Low pay, job insecurity, debt, workplace discrimination and a lack of hope – the results of the Young Women’s Trust’s new report, Worrying Times, certainly make for grim reading. However, if you’re a young person, I doubt there’s much in the report that could be described as surprising.
After all, 40 per cent of us expect to have a less comfortable life than our parents, and why shouldn’t we? Uncertainty over Brexit, housing costs and worries about our financial futures are at the forefront of the millennial mind.
As someone on not one but two different zero-hour contracts, this uncertainty is something that I deal with on a daily basis. I do casual work as a cleaner but my main source of income is working as a science communicator, which means that I tell your children that science is great.
It’s a wonderful job but I’ll only get shifts if I can get my hands on the rota before everyone else does. My idea of long-term financial planning involves taking on as much work as I can and spending as little as possible this month, just in case next month’s pay cheque is a little lean. How can I possibly think about setting aside reasonable sums towards a stable future?
I’m not alone in this; two in five young women say that it’s a struggle to make their money last to the end of the month and 41 per cent of young people are worried about being able to buy a home. To me, home ownership is a fairytale.
At £7.65 an hour I’m not doing too badly compared to some – one in six young people have been paid less than the minimum wage. Even if you are paid the legal minimum, what many don’t realise is that the minimum wage varies depending on how old you are; you can be paid as little as £4.05 an hour if you’re under 18.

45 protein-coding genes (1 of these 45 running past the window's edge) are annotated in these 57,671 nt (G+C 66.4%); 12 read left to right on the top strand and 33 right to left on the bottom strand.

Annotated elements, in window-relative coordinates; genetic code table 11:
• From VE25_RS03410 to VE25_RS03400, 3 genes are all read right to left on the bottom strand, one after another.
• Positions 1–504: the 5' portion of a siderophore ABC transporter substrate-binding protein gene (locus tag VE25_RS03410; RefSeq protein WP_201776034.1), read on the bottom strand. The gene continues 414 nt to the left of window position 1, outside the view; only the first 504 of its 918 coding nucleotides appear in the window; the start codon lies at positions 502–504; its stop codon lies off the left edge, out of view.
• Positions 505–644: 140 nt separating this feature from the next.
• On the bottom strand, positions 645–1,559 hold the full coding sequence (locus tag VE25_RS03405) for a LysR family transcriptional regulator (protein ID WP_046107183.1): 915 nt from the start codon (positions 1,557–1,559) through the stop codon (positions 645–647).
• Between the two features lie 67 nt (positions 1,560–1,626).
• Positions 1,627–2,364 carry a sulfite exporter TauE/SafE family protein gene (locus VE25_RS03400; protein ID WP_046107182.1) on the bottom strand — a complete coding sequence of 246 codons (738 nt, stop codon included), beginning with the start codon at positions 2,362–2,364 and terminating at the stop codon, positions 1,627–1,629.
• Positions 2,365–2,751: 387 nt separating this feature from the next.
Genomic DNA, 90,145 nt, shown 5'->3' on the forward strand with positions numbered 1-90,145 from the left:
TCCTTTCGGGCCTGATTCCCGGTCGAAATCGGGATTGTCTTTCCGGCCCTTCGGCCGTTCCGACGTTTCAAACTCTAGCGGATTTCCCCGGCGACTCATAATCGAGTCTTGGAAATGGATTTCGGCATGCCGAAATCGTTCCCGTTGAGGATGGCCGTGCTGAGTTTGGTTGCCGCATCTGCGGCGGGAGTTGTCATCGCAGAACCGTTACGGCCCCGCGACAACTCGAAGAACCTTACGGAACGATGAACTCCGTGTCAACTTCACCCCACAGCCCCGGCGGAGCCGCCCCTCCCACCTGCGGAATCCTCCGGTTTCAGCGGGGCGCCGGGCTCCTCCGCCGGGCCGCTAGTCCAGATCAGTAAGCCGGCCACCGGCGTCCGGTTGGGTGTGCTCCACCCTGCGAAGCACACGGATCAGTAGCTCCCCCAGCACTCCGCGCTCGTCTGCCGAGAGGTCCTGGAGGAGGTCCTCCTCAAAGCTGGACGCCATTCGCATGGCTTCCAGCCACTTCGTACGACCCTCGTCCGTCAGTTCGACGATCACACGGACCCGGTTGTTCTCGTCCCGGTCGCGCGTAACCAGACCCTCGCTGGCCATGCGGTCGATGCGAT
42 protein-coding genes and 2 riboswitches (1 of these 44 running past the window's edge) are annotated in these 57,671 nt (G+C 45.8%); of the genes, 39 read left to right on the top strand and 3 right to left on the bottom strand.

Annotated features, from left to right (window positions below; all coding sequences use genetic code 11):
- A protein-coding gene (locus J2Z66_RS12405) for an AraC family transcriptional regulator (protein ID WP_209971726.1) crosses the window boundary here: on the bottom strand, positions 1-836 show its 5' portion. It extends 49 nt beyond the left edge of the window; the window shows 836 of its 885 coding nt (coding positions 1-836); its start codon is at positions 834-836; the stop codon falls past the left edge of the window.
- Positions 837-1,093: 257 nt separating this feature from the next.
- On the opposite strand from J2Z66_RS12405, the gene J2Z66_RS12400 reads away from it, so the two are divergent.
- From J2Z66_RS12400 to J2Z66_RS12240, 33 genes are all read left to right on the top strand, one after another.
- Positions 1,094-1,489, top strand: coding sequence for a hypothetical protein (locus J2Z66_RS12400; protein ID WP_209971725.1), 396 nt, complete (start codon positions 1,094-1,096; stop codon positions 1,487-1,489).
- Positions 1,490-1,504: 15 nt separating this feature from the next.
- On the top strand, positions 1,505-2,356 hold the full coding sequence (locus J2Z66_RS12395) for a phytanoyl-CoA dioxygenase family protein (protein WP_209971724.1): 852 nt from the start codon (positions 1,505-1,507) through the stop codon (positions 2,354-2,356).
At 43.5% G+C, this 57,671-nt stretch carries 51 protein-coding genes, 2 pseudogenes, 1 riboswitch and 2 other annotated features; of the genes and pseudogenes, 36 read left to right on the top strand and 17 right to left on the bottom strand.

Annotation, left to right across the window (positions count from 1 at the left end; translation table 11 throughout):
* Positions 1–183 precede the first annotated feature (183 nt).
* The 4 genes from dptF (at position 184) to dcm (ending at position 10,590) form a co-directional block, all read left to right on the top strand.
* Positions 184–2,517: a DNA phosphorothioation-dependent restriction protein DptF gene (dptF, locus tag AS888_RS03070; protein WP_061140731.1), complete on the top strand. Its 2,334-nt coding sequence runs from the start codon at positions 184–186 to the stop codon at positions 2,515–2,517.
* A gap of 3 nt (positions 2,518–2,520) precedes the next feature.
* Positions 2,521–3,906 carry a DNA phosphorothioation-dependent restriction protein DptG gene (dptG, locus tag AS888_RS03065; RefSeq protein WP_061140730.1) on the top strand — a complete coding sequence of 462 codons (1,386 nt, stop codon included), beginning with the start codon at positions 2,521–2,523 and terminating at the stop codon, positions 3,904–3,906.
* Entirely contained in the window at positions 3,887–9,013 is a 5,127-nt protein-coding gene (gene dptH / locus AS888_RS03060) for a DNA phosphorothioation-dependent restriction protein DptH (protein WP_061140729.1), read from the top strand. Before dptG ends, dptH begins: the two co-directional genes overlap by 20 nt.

I used to work in a café; as I wasn’t 25, I was being paid less than my co-workers for the same job. It’s extremely demoralising to be told that your time and labour is worth less, not because of your skills or experience, but because of how many times you’ve been round the sun. Do politicians think that 24-year-olds don’t eat as much, don’t pay as much rent or use as much gas and electricity as 25-year-olds?
Not that young people have much faith in politicians anyway, with a whopping 60 per cent saying that their confidence in our leaders has worsened. What can government do? Well, a minimum wage that everyone could live on and that didn’t discriminate based on age would be a solid start. Some legislation to give workers on zero hours some security, rather than this long term hand-wringing over the issue. A building programme that means a proper home in the future.
The truth of the matter is, my generation would settle for just a little hope.
Nia Johnson is 25 and a member of the Young Women’s Trust advisory panel. Young Women’s Trust’s new report “Worrying Times” can be found here